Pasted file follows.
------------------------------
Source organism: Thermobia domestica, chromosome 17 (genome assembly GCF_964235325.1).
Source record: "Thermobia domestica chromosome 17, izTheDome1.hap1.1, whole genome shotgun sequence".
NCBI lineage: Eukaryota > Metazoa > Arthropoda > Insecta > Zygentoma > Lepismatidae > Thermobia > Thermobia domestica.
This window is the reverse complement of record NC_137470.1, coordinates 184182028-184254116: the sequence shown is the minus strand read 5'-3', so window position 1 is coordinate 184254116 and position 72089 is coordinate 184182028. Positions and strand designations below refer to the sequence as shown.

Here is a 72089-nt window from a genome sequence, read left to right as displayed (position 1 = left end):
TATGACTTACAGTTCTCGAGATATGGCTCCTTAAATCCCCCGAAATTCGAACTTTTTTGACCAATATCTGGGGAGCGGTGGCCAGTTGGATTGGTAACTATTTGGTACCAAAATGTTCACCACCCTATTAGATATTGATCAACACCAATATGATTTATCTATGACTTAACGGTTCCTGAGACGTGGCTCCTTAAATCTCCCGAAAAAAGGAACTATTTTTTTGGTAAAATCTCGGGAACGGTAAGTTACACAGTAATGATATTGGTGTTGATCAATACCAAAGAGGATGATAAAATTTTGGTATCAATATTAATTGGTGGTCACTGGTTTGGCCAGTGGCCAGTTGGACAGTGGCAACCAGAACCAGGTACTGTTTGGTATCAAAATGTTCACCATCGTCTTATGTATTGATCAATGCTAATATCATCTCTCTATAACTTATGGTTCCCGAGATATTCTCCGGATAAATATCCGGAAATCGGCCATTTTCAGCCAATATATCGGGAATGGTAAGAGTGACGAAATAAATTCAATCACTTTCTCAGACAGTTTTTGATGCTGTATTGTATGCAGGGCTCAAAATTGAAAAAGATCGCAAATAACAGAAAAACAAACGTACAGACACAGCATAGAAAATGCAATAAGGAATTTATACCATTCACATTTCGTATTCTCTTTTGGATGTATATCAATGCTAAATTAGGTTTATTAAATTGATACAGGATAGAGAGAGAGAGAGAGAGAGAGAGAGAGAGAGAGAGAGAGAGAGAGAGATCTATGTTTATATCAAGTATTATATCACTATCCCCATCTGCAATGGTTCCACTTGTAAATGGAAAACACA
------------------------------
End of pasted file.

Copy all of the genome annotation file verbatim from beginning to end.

Source organism: Thermobia domestica, chromosome 17 (genome assembly GCF_964235325.1).
Source record: "Thermobia domestica chromosome 17, izTheDome1.hap1.1, whole genome shotgun sequence".
NCBI lineage: Eukaryota > Metazoa > Arthropoda > Insecta > Zygentoma > Lepismatidae > Thermobia > Thermobia domestica.
This window is the reverse complement of record NC_137470.1, coordinates 184182028-184254116: the sequence shown is the minus strand read 5'-3', so window position 1 is coordinate 184254116 and position 72089 is coordinate 184182028. Positions and strand designations below refer to the sequence as shown.

Here is a 72089-nt window from a genome sequence, read left to right as displayed (position 1 = left end):
TATGACTTACAGTTCTCGAGATATGGCTCCTTAAATCCCCCGAAATTCGAACTTTTTTGACCAATATCTGGGGAGCGGTGGCCAGTTGGATTGGTAACTATTTGGTACCAAAATGTTCACCACCCTATTAGATATTGATCAACACCAATATGATTTATCTATGACTTAACGGTTCCTGAGACGTGGCTCCTTAAATCTCCCGAAAAAAGGAACTATTTTTTTGGTAAAATCTCGGGAACGGTAAGTTACACAGTAATGATATTGGTGTTGATCAATACCAAAGAGGATGATAAAATTTTGGTATCAATATTAATTGGTGGTCACTGGTTTGGCCAGTGGCCAGTTGGACAGTGGCAACCAGAACCAGGTACTGTTTGGTATCAAAATGTTCACCATCGTCTTATGTATTGATCAATGCTAATATCATCTCTCTATAACTTATGGTTCCCGAGATATTCTCCGGATAAATATCCGGAAATCGGCCATTTTCAGCCAATATATCGGGAATGGTAAGAGTGACGAAATAAATTCAATCACTTTCTCAGACAGTTTTTGATGCTGTATTGTATGCAGGGCTCAAAATTGAAAAAGATCGCAAATAACAGAAAAACAAACGTACAGACACAGCATAGAAAATGCAATAAGGAATTTATACCATTCACATTTCGTATTCTCTTTTGGATGTATATCAATGCTAAATTAGGTTTATTAAATTGATACAGGATAGAGAGAGAGAGAGAGAGAGAGAGAGAGAGAGAGAGAGAGAGAGAGAGATCTATGTTTATATCAAGTATTATATCACTATCCCCATCTGCAATGGTTCCACTTGTAAATGGAAAACACA